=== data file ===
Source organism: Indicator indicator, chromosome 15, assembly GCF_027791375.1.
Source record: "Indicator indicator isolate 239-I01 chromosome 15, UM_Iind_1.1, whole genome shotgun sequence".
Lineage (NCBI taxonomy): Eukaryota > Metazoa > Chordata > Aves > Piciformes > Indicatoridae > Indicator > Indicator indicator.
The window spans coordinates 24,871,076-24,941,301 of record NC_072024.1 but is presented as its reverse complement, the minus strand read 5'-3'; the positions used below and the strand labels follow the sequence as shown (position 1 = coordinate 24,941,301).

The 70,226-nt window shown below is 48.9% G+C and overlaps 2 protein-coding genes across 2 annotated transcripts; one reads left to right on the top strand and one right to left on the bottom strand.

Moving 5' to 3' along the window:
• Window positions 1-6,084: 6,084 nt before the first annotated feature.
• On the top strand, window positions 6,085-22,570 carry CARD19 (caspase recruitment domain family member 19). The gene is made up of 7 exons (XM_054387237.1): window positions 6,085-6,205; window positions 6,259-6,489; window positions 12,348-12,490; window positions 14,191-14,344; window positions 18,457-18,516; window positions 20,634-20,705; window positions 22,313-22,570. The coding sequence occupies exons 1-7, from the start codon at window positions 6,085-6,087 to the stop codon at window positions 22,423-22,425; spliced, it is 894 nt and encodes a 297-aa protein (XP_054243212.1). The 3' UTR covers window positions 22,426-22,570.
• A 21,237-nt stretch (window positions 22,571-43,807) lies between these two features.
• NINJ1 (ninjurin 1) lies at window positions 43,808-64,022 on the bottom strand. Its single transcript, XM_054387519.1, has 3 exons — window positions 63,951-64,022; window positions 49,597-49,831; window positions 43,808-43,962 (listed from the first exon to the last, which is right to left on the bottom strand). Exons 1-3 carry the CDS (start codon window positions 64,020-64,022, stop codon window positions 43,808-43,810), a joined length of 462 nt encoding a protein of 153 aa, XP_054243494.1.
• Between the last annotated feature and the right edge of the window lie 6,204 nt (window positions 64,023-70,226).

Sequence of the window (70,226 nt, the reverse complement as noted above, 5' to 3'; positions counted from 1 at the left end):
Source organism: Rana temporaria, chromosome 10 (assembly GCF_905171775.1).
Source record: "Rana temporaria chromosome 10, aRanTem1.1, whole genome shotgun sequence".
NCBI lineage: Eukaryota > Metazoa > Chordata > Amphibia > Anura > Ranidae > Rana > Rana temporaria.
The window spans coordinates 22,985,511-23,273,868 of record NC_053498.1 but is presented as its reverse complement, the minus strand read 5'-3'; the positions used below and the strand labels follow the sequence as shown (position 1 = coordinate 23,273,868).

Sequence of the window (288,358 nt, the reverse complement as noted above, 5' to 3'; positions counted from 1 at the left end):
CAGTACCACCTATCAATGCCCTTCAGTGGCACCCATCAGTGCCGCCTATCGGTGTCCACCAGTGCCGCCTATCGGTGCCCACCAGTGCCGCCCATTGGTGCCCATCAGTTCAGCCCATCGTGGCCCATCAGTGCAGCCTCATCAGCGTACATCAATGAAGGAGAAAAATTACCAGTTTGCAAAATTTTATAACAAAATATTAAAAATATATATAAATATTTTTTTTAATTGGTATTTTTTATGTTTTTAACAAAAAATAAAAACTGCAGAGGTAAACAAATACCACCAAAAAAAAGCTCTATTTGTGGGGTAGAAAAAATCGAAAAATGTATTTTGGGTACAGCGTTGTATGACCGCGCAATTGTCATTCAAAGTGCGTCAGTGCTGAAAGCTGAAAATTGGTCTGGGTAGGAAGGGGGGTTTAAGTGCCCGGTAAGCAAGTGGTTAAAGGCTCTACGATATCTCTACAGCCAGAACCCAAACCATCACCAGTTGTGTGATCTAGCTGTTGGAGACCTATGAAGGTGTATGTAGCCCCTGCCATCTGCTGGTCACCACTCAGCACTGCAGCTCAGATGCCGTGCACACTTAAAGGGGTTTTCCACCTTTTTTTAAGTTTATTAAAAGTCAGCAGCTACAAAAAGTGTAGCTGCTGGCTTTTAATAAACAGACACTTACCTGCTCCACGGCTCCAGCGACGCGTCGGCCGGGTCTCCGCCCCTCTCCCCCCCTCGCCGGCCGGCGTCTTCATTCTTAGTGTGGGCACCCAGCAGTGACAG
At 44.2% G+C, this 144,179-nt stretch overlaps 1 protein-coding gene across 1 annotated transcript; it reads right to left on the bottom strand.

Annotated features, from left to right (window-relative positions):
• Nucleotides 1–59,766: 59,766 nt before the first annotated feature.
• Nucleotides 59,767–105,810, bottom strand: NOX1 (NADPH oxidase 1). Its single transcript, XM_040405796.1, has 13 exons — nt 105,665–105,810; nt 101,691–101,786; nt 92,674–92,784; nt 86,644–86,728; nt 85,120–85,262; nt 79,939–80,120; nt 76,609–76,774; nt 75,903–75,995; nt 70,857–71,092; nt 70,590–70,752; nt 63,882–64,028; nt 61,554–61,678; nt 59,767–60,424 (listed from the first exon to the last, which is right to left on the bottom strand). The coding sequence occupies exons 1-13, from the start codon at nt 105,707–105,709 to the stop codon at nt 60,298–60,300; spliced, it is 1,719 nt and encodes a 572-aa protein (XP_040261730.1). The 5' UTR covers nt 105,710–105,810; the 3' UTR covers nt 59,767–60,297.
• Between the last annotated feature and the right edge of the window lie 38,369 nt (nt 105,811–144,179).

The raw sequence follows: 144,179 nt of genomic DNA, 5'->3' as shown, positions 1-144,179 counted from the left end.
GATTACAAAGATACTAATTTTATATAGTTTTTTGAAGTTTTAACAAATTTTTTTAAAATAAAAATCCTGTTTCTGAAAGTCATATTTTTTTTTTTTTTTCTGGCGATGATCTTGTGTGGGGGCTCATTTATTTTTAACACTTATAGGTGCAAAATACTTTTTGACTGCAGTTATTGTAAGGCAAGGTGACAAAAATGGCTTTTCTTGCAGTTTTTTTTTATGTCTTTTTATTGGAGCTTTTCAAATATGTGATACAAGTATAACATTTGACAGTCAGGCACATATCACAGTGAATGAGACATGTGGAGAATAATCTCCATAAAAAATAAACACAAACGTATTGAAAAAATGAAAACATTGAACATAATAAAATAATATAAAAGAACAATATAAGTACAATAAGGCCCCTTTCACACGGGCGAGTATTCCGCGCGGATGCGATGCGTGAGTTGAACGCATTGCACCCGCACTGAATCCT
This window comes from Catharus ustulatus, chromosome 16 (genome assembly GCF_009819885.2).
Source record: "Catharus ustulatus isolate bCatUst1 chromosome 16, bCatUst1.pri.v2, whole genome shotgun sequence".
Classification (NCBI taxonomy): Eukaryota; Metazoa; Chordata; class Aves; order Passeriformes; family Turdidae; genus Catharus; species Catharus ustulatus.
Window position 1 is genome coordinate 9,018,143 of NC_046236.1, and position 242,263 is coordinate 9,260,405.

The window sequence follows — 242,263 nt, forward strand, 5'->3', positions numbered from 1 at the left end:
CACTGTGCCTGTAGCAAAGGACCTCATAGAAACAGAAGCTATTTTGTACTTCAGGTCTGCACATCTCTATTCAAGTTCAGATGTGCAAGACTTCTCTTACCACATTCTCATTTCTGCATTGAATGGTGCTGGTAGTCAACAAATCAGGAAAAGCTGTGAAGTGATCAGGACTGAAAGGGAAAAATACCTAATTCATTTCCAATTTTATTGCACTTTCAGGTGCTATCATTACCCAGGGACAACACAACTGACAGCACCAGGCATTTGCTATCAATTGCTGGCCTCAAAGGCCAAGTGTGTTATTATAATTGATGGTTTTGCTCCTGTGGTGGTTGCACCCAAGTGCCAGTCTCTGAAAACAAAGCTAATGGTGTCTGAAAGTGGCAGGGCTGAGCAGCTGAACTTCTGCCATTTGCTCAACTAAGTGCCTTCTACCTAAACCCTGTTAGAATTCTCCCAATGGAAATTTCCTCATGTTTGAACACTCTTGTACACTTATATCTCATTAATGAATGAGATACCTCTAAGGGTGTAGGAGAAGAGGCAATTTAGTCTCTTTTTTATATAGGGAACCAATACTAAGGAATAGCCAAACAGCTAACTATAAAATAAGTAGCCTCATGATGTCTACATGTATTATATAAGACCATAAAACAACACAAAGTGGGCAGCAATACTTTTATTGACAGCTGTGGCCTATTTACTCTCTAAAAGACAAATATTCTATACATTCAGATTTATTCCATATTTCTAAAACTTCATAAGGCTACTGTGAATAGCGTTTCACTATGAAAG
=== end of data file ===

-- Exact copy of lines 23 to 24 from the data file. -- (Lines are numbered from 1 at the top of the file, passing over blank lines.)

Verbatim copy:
• Between the last annotated feature and the right edge of the window lie 38,369 nt (nt 105,811–144,179).

The raw sequence follows: 144,179 nt of genomic DNA, 5'->3' as shown, positions 1-144,179 counted from the left end.